You know, I was just reminiscing. Remembering the good old days when a world title in boxing meant something. It has been the source of dreams for many boxers around the globe. The four major organisations, the WBO, WBC, WBA and the IBF are the main ones that gloved gladiators aspire to put around their waist during a prosperous career.
Unfortunately, at this point it seems that those belts have little integrity left. When the IBF was first formed in 1983 there were concerns from fans even back then that boxing could suffer serious repercussions from too many organisations competing against one another and trying to persuade world level boxers to part with millions in order to pay their exorbitant sanctioning fees. I know there were concerns because I have seen them for myself after reading vintage early 1980’s issues of Boxing News magazine. They contained sections that allowed fans to write in letters to express their views and there are a great deal surrounding issues regarding the IBF.
That was 37 years ago.
What happened back then is nothing compared to the mess we’re in at this point.
There are an assortment of problems with the sport right now, but I am not going to go into all those other ones. There is only so many negative thoughts about boxing before something good about it comes to mind. And the question that has been on my mind lately is whether there are still any reputable boxing titles left that deserve our respect?
Last year the WBC announced their new “franchise champion” designation where one elected current WBC holder receives a host of privileges including not having to defend against any mandatory challengers. While this does not specifically involve a new belt of any kind it has still added to the confusion that already exists. The WBA have multiple world champions in a particular weight class, what they call the “regular” and “super” world champions. The WBO recently created their own version of the European title called the WBO European crown. So, now the confusion is spreading into the more smaller areas or levels where boxers compete. Finally the IBF’s reputation was tarnished in 2000 when evidence, which included tape transcripts and documents, was raised in court of rank fixing.The Federal Bereau of Investigation were also involved when accusations of corruption were aimed at the first Evander Holyfield v Lennox Lewis unification heavyweight fight in 1999 after the bout was controversially declared a draw.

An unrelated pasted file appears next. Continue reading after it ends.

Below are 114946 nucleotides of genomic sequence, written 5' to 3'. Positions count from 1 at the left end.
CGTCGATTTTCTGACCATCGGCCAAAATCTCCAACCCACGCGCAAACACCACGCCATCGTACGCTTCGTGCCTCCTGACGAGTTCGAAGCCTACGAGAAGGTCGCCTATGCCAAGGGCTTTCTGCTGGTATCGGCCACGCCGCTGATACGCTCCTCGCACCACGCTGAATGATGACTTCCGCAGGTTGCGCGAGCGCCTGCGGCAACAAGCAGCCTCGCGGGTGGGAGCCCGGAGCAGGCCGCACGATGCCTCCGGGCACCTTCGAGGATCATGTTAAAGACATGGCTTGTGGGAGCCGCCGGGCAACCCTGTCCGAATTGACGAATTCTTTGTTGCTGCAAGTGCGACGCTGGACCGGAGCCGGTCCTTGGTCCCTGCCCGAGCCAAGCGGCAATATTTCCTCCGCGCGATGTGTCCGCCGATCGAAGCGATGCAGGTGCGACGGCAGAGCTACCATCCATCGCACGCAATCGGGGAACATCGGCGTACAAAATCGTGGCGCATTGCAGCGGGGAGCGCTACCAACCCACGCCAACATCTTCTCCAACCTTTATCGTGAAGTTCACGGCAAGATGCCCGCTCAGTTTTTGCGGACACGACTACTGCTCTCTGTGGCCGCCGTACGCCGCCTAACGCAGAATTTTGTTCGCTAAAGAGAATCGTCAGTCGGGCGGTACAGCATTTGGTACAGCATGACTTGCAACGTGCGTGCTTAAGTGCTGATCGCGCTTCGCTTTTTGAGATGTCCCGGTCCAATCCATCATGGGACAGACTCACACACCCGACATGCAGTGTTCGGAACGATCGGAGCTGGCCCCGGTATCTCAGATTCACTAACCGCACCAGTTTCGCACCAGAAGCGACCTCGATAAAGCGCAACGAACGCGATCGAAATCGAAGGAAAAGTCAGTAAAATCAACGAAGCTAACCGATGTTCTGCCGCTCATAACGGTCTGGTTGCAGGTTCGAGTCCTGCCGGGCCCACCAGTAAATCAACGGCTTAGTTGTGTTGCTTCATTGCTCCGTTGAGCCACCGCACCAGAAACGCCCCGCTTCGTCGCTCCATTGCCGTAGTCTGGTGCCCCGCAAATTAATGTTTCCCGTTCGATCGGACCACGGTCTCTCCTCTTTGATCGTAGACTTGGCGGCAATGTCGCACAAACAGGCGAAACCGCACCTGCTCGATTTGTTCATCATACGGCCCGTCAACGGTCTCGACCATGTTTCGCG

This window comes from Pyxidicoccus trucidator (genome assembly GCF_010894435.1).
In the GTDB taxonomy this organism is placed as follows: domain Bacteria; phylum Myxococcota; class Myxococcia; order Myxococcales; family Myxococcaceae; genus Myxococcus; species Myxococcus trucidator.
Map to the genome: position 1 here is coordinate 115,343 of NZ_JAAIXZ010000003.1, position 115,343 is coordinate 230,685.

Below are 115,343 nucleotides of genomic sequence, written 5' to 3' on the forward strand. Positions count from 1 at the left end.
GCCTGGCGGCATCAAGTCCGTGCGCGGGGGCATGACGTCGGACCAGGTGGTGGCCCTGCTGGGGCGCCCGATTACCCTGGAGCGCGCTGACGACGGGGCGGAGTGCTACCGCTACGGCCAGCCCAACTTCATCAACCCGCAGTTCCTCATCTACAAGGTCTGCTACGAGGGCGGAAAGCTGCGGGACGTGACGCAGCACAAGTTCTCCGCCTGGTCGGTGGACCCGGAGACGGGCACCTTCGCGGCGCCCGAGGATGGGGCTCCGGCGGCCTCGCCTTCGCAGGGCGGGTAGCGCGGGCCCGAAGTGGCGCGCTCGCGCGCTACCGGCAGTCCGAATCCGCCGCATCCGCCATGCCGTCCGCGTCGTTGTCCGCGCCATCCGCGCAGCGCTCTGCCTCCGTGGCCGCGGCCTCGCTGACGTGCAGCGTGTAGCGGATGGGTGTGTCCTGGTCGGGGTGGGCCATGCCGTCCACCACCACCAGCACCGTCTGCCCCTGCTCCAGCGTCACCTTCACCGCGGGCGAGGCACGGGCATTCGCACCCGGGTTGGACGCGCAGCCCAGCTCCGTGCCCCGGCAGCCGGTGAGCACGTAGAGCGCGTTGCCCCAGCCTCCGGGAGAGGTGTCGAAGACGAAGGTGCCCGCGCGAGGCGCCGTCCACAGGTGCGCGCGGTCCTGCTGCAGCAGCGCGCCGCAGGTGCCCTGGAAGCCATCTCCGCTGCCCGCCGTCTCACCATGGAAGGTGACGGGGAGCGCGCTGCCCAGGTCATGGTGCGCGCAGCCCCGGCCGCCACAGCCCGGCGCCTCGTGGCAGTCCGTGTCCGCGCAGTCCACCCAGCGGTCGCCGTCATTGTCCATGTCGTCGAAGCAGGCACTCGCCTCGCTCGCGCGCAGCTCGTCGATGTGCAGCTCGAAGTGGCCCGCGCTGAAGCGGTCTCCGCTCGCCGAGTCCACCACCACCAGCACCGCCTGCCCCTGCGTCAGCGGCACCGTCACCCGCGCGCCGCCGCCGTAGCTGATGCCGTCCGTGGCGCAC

Clearly the four major organisations have little respect left. I think we have to look deeper to find any credible straps and possibly at levels other than the highest. And having examined their current policies, I would have to say that the Lonsdale belt should still rightfully retain honour and praise. Although their policy has changed somewhat throughout the years, there has not been too many modifications and nothing that drastic either. The Lonsdale is also the oldest belt associated with boxing, having been crafted in 1909, and that is one of the reasons why it is a dream of so many boxers to win one. Unlike with the major governing bodies, fighters cannot be “upgraded” to a Lonsdale champion or awarded one until they have been victorious in four championship fights.
Contenders are made to work for them. Like how it should be at the very highest level. It doesn’t make sense, does it…..
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